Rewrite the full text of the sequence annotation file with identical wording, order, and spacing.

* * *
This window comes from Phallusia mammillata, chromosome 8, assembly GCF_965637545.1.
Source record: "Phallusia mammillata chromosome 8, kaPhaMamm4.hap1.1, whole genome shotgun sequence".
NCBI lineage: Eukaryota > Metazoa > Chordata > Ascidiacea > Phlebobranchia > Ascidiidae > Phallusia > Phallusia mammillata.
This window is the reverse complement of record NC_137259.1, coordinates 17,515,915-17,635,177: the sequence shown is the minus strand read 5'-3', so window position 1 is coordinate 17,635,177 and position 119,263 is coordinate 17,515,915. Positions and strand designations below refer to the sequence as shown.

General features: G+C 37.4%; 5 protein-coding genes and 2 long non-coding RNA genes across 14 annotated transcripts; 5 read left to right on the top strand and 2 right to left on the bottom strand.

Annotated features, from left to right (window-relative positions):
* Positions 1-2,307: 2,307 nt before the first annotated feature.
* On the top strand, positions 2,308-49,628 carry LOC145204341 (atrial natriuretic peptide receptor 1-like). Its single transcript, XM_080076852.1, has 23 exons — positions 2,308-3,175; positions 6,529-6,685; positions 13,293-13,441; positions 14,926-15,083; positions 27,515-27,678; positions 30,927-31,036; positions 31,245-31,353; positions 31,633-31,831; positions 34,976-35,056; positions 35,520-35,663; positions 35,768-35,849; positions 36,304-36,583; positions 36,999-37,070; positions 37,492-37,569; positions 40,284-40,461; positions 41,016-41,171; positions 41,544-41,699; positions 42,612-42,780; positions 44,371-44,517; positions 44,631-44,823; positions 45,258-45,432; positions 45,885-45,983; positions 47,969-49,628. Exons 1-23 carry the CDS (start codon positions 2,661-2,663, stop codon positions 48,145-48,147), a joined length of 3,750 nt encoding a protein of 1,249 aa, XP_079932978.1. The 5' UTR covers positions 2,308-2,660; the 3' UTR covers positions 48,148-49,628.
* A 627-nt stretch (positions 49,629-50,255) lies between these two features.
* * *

This window comes from Phallusia mammillata, chromosome 8, assembly GCF_965637545.1.
Source record: "Phallusia mammillata chromosome 8, kaPhaMamm4.hap1.1, whole genome shotgun sequence".
NCBI lineage: Eukaryota > Metazoa > Chordata > Ascidiacea > Phlebobranchia > Ascidiidae > Phallusia > Phallusia mammillata.
This window is the reverse complement of record NC_137259.1, coordinates 17,515,915-17,635,177: the sequence shown is the minus strand read 5'-3', so window position 1 is coordinate 17,635,177 and position 119,263 is coordinate 17,515,915. Positions and strand designations below refer to the sequence as shown.

General features: G+C 37.4%; 5 protein-coding genes and 2 long non-coding RNA genes across 14 annotated transcripts; 5 read left to right on the top strand and 2 right to left on the bottom strand.

Annotated features, from left to right (window-relative positions):
* Positions 1-2,307: 2,307 nt before the first annotated feature.
* On the top strand, positions 2,308-49,628 carry LOC145204341 (atrial natriuretic peptide receptor 1-like). Its single transcript, XM_080076852.1, has 23 exons — positions 2,308-3,175; positions 6,529-6,685; positions 13,293-13,441; positions 14,926-15,083; positions 27,515-27,678; positions 30,927-31,036; positions 31,245-31,353; positions 31,633-31,831; positions 34,976-35,056; positions 35,520-35,663; positions 35,768-35,849; positions 36,304-36,583; positions 36,999-37,070; positions 37,492-37,569; positions 40,284-40,461; positions 41,016-41,171; positions 41,544-41,699; positions 42,612-42,780; positions 44,371-44,517; positions 44,631-44,823; positions 45,258-45,432; positions 45,885-45,983; positions 47,969-49,628. Exons 1-23 carry the CDS (start codon positions 2,661-2,663, stop codon positions 48,145-48,147), a joined length of 3,750 nt encoding a protein of 1,249 aa, XP_079932978.1. The 5' UTR covers positions 2,308-2,660; the 3' UTR covers positions 48,148-49,628.
* A 627-nt stretch (positions 49,629-50,255) lies between these two features.